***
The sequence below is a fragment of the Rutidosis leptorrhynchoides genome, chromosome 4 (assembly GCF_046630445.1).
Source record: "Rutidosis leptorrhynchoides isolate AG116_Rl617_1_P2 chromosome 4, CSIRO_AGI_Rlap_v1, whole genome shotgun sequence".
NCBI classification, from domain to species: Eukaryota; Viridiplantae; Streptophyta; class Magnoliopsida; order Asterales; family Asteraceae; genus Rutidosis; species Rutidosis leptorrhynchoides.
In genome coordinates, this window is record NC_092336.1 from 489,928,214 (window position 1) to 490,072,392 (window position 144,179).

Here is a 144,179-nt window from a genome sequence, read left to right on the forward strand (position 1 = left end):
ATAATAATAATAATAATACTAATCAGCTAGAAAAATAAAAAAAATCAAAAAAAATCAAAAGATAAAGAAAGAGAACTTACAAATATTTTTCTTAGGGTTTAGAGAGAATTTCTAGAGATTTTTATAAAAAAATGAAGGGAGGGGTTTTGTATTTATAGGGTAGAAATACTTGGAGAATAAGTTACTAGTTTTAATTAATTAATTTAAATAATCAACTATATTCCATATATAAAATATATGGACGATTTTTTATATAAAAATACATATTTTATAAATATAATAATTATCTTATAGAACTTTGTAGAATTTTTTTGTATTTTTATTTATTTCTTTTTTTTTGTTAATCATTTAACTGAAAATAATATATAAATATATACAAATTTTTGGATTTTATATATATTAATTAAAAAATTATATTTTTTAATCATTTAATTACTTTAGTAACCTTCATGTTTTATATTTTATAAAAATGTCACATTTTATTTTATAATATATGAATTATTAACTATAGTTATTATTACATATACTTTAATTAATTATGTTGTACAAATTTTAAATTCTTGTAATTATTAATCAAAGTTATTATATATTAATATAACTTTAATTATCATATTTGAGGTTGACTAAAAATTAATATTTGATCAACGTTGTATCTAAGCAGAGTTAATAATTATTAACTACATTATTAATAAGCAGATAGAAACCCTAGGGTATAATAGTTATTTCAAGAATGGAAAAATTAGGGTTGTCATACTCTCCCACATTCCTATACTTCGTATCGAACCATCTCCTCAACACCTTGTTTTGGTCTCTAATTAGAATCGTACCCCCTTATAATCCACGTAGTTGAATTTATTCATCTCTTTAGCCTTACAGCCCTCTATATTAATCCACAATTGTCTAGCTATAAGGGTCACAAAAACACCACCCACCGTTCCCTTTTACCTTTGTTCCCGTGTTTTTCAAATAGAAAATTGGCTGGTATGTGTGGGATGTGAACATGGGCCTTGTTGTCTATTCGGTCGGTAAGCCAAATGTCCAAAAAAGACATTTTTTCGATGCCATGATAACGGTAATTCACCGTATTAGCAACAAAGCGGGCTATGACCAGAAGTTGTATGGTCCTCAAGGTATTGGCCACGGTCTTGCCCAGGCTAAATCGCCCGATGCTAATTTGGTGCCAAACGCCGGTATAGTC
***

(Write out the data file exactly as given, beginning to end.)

The sequence below is a fragment of the Rutidosis leptorrhynchoides genome, chromosome 4 (assembly GCF_046630445.1).
Source record: "Rutidosis leptorrhynchoides isolate AG116_Rl617_1_P2 chromosome 4, CSIRO_AGI_Rlap_v1, whole genome shotgun sequence".
NCBI classification, from domain to species: Eukaryota; Viridiplantae; Streptophyta; class Magnoliopsida; order Asterales; family Asteraceae; genus Rutidosis; species Rutidosis leptorrhynchoides.
In genome coordinates, this window is record NC_092336.1 from 489,928,214 (window position 1) to 490,072,392 (window position 144,179).

Here is a 144,179-nt window from a genome sequence, read left to right on the forward strand (position 1 = left end):
ATAATAATAATAATAATACTAATCAGCTAGAAAAATAAAAAAAATCAAAAAAAATCAAAAGATAAAGAAAGAGAACTTACAAATATTTTTCTTAGGGTTTAGAGAGAATTTCTAGAGATTTTTATAAAAAAATGAAGGGAGGGGTTTTGTATTTATAGGGTAGAAATACTTGGAGAATAAGTTACTAGTTTTAATTAATTAATTTAAATAATCAACTATATTCCATATATAAAATATATGGACGATTTTTTATATAAAAATACATATTTTATAAATATAATAATTATCTTATAGAACTTTGTAGAATTTTTTTGTATTTTTATTTATTTCTTTTTTTTTGTTAATCATTTAACTGAAAATAATATATAAATATATACAAATTTTTGGATTTTATATATATTAATTAAAAAATTATATTTTTTAATCATTTAATTACTTTAGTAACCTTCATGTTTTATATTTTATAAAAATGTCACATTTTATTTTATAATATATGAATTATTAACTATAGTTATTATTACATATACTTTAATTAATTATGTTGTACAAATTTTAAATTCTTGTAATTATTAATCAAAGTTATTATATATTAATATAACTTTAATTATCATATTTGAGGTTGACTAAAAATTAATATTTGATCAACGTTGTATCTAAGCAGAGTTAATAATTATTAACTACATTATTAATAAGCAGATAGAAACCCTAGGGTATAATAGTTATTTCAAGAATGGAAAAATTAGGGTTGTCATACTCTCCCACATTCCTATACTTCGTATCGAACCATCTCCTCAACACCTTGTTTTGGTCTCTAATTAGAATCGTACCCCCTTATAATCCACGTAGTTGAATTTATTCATCTCTTTAGCCTTACAGCCCTCTATATTAATCCACAATTGTCTAGCTATAAGGGTCACAAAAACACCACCCACCGTTCCCTTTTACCTTTGTTCCCGTGTTTTTCAAATAGAAAATTGGCTGGTATGTGTGGGATGTGAACATGGGCCTTGTTGTCTATTCGGTCGGTAAGCCAAATGTCCAAAAAAGACATTTTTTCGATGCCATGATAACGGTAATTCACCGTATTAGCAACAAAGCGGGCTATGACCAGAAGTTGTATGGTCCTCAAGGTATTGGCCACGGTCTTGCCCAGGCTAAATCGCCCGATGCTAATTTGGTGCCAAACGCCGGTATAGTC